One more point…The F35 program by now is too big to fail. And the sad part is, this is no alternative other than a out performed F18 super duper bumbble bee to get the job done. Sure, the AF can fly the F15 and F16 till the cows come home, but is not real fun to be scraping dead pilots from holes in the ground because of flying aircraft that is too worn out to fly, period…(ask the MO ANG pilot that crashed his F15 due to fatigue problems with the airframe)

Ok, here are just a few of MANY.

There is NO risk of penury by continuing the F-35, it represents <2.5% of the base DOD budget each year even in its MOST expensive year.

The VAST majority of the $233B in 2001 to $395B in 2011 cost increase is due to changes in HOW the cost is calculated rather than ACTUAL cost increase.

Yes there IS a official date by which the F-35 is expected to “deliver its first basic combat capability”. And the the program is in fact AHEAD of the current schedule!

I am sure LM, the JPO &/or the DOD will tell you.

The F-22 is no more/less an alternative to the F-35 than the F-35 in an alternative to the F-22.

Since you made the claim, please provide any evidence that ANY money that was to/would have gone to F-15 &/or F-16 maintenance &/or upkeep got shifted into the F-22 &/or F-35…

The F-15 & F-16 have been suffering from “age issues” because INSTEAD of replacing them with new aircraft when they reached the end of there designed airframe life, we extended their airframe life.

Ahead of its “current” schedule. Just not ahead of the last one, or the one before that. Or, the one before that.

The F-35 was NEVER sold as a cheap replacement for F-16, F/A-18 and AV-8B. It was conceived with the intent to be able to more than handle itself against FUTURE threats — ONLY the USAF was to ‘rely’ on the F-22 to rule the sky, ALL other customers (INCLUDING the USN & USMC) were to rely on the F-35. There is still plenty of commonality. No it was NEVER conceived so that you’d get 3 aircraft for nearly the price of one. Range & payload were & still are VERY important & the requirements for the F-35 EXCEED those of the aircraft they are replacing. The F-35 is & has always been a strike fighter, not a bomber.

Please name ANY ‘assumptions that started the F-35 program that are no longer true”.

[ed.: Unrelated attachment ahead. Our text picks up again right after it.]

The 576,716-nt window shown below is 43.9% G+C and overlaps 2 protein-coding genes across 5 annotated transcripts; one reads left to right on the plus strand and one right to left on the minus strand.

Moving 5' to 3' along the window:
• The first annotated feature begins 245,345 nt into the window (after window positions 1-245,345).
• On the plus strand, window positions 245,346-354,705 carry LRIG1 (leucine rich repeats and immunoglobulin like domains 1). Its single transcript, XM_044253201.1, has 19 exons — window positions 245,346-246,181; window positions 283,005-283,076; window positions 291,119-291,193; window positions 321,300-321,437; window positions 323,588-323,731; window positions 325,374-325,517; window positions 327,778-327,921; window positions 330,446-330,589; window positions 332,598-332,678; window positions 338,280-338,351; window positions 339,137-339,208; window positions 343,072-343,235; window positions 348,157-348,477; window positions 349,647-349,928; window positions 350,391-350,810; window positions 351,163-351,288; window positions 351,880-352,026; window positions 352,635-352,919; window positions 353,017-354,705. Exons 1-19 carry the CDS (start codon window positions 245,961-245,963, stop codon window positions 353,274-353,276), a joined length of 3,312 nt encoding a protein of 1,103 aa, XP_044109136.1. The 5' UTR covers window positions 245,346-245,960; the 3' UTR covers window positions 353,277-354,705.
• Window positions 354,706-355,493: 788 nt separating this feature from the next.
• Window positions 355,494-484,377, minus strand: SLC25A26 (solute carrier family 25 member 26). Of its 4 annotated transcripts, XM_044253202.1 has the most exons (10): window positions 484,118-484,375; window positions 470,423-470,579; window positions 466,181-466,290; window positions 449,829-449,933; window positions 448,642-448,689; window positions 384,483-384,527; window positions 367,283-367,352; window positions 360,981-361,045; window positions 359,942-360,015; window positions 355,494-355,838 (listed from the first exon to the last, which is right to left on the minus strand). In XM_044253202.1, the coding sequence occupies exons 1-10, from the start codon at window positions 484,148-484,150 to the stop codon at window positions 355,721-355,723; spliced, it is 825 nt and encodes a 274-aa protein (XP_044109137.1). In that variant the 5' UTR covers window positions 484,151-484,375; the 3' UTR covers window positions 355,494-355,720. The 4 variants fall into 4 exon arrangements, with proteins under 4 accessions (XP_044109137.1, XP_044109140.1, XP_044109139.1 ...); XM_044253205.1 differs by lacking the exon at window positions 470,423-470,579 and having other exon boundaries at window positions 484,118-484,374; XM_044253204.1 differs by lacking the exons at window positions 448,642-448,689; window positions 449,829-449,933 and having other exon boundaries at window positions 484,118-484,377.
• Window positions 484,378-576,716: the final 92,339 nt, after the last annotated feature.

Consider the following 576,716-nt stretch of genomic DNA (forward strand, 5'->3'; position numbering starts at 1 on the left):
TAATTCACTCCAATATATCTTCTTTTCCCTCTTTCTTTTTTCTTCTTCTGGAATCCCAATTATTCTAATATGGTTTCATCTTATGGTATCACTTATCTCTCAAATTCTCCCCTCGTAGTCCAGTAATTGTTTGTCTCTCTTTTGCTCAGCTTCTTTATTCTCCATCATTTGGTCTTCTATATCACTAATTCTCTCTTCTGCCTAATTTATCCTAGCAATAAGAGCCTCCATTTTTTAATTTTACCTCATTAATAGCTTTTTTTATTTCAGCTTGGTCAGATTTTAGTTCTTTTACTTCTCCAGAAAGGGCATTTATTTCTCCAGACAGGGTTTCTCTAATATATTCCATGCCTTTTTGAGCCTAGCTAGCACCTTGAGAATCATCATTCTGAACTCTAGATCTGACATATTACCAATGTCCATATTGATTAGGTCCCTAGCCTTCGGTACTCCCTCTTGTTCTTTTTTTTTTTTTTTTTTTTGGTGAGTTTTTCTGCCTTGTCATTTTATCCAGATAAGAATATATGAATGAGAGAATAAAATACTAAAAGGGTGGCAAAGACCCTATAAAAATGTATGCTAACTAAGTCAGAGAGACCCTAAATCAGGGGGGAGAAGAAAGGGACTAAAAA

Yes we should have gotten more F-22s than we have in ADDITION to the F-35, not instead of.

Yes we should have a long range strike aircraft from the carriers. That we don’t is the fault of CONGRESS refusing anything other than the F/A-18E/F, NOT the F-35, which is a F/A-18C/D replacement.

The F-35s are a BARGAIN for what they add to the mix. The F-35s are strike fighters, not bombers.

Once again you demostrate that you have no clue what you are talking about.

First sentence; wrong. The prime goal was to be affordable. LM even stacked on to that with PowerPoint showing the F-16 was the same price to acquire as an F-16 with 20pc less support needed (2007 Israeli brief). The second sentence; the JORD doesn’t seem to agree with you on that. Third sentence; true. But again (being Joint and all that) the F-22 is a joint resource. While all the other customers were to “rely” on the F-35 consider that, when originally asked about the JSF, USN wanted 2 engines, 2 aircrew and 2 engines. That is more Super Hornet than anything else. The compromised because STOVL drove the program. Unless you can make a 2 aircrew, 2 engine STOVL (good luck). Plenty of commonality as sold to the sheep years ago. With all the project management goof-ups. Not so much commonality now. — http://​goo​.gl/​A​V​T9N — Sorry; cousin parts don’t count. You may want to look back at how faulty a raft of items are on the jet before going into the Lockheed Martin marketing mode.